Evaluating the advantages that spray foam offers can be a great way to decide which the best choice for your home is. The advantages of spray foam insulation are a list of strong attributes that can help make your choice a simple and easy one.
Some advantages of spray foam insulation include the insulation’s ability in an unvented attic in hot climates like Louisiana to allow duct leakage to remain in the conditioned space, eliminating the loss of conditioned air increases the efficiency of the HVAC equipment. Spray foam insulation also reduces the likelihood of mold due to the air barrier it creates upon application. Some other advantages of spray foam insulation include:
- Create a quieter living space with its sound dampening qualities (excellent STC rating).
- Indoor living environments can be enhanced due to the foam’s ability to limit the infiltration of allergens and pollutants.
- Once cured, spray foam stays where it is sprayed without sagging or settling over time
- Saves 50% on heating and cooling costs over traditional insulation
- When you spray foam your house you don’t have to have expensive duct testing done.
- Great climate control storage in your attic spaces.
- Lastly, one of the biggest advantages of spray foam insulation is that it helps keep your house at constant temperatures creating a luxurious and comfortable climate within your home all year round.
Although spray foam insulation does have an initial higher investment, the advantages that spray foam offers far outweigh the upfront cost. Also consider that spray foam insulation is not a do-it-yourself project. However, the advantage of a spray foam insulation installation is that you can ensure professional work done by an experienced and licensed contractor. When you factor in the performance advantage of spray foam insulation that allows you to save up to 50% on monthly heating and cooling bills every month, the return on investment makes up for the initial upfront investment. This is because spray foam fills all cracks and crevices where it is applied to limit air leakage which drives your heating and cooling equipment to work overtime to compensate for all that lost air.
When you are thinking of insulation and start to think of the advantages of spray foam insulation, think no further than the attributes above and the long-term value that Insulation with Spray Foam Professionals has to offer.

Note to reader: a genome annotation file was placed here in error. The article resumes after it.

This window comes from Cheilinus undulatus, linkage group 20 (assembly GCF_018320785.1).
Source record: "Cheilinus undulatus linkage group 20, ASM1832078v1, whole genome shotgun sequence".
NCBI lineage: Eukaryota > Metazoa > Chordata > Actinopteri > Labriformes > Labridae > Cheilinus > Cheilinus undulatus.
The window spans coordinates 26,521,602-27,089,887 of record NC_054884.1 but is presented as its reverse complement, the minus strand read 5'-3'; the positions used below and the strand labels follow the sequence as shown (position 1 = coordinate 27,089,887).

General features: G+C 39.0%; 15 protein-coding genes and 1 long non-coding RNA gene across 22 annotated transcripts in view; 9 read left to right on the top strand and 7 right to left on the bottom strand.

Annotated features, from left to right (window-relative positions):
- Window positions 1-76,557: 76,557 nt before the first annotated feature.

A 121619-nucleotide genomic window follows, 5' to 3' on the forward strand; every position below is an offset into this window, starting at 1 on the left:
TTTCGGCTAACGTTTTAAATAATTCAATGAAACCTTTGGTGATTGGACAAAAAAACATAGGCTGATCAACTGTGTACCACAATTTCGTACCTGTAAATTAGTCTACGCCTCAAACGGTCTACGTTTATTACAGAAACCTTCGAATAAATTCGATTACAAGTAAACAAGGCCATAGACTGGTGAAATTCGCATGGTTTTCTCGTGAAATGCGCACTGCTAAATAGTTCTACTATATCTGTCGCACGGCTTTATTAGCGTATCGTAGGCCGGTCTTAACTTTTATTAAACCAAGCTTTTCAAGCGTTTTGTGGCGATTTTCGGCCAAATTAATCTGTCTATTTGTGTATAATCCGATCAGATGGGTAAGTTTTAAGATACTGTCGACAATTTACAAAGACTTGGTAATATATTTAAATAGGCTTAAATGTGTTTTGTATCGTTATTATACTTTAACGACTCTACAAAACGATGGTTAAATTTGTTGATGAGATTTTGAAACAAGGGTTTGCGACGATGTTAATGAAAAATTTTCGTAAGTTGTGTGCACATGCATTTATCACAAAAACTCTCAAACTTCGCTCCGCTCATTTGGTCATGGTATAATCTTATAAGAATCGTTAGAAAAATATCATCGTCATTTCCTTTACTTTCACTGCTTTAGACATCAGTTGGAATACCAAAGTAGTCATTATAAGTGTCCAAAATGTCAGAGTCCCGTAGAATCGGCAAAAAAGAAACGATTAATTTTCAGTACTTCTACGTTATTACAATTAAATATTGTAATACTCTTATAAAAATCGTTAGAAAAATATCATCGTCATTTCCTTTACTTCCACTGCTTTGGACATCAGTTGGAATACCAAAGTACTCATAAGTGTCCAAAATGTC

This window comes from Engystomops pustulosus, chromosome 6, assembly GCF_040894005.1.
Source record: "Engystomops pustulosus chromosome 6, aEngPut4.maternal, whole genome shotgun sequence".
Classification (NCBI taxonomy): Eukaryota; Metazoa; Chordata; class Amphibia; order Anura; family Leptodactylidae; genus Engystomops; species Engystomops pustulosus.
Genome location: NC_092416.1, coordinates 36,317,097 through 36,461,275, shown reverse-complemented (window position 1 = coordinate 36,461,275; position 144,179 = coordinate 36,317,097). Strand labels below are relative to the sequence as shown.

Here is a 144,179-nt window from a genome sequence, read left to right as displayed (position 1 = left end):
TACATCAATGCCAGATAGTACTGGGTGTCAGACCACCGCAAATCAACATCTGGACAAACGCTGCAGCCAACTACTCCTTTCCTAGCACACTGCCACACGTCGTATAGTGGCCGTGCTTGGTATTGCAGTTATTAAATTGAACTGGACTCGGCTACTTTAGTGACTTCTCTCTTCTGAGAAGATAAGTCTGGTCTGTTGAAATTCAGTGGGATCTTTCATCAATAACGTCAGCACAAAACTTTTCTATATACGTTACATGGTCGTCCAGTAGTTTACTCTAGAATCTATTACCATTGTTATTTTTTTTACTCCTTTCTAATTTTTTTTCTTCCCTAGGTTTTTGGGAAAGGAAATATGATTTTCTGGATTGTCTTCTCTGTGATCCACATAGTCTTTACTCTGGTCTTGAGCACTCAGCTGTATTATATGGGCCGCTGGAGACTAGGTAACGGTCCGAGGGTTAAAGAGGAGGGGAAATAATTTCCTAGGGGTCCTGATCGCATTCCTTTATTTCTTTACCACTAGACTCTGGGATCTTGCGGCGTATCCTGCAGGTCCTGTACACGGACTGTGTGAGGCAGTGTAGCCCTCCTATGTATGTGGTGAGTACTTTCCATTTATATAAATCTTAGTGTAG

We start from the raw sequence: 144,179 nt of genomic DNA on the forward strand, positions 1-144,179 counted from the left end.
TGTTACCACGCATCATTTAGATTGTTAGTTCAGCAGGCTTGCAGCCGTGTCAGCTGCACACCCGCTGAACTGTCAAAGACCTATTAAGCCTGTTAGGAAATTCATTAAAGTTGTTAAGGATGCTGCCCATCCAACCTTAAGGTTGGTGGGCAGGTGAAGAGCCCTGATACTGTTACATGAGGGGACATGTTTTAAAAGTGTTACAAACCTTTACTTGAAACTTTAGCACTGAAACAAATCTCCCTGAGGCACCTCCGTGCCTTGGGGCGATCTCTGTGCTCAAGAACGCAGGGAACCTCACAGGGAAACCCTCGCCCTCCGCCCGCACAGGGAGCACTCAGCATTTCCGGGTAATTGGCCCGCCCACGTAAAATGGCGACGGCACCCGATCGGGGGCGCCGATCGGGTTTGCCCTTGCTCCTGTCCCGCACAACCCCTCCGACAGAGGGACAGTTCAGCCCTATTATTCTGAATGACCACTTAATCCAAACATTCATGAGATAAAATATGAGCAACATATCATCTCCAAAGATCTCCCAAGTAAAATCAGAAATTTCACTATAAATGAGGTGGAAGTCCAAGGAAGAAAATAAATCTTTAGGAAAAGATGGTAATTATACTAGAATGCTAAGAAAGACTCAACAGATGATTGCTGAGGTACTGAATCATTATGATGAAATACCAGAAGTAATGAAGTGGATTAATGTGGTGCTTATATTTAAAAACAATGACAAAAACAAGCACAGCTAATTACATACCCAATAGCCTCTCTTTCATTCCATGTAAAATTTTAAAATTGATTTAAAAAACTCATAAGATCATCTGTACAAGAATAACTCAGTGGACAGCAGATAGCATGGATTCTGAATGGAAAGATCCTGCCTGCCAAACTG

There are two different options available when it comes to selecting spray foam insulation. One has a sponge-like texture while the other is rigid and able to reject bulk water. We often are asked, “Which insulation is better for me?” They each have unique properties that allow them to be well suited for different uses.
Closed cell Spray Foam
Built tough, this rigid spray foam performs extremely well in flood-prone areas since it can reject water. Closed cell foam can be applied directly to the subfloor of a home built on pier and beam foundation to create huge heating and cooling savings due to its vapor barrier quality. Closed cell foam is als perfect for your backyard shop or metal buildings or anywhere foam is going to be left exposed because it is sprayed flat and is very hard preventing damage. Closed-cell foam can replace the commonly used rigid XPS foam boards creating a seamless insulating envelope.
Open cell Spray Foam
Consistently outperforming traditional insulation types, this spongy foam provides excellent thermal insulation and air sealing. Open-cell foam also provides sound attenuation for a quieter living environment. The real advantage of open cell spray foam is how it thermogenically expands to fill in every crack, nook, and cranny that even the most vigilant fiberglass applicator could never fill. At just 3 inches thick you achieve an air tight seal that stops outside air leaks. Open cell spray foam is most commonly used in exterior walls where the soft foam will not be left exposed and roof decks.
Here is a simple, easy to follow infographic that shows you the differences between the two types and how they both can provide consistent thermal comfort and air sealing year round.
Hot or warm climates like the southern states of the USA can benefit equally as well as their northern counterparts from spray foam insulation. In fact, one area of the typical family home that can benefit from spray foam insulation is the unvented attic.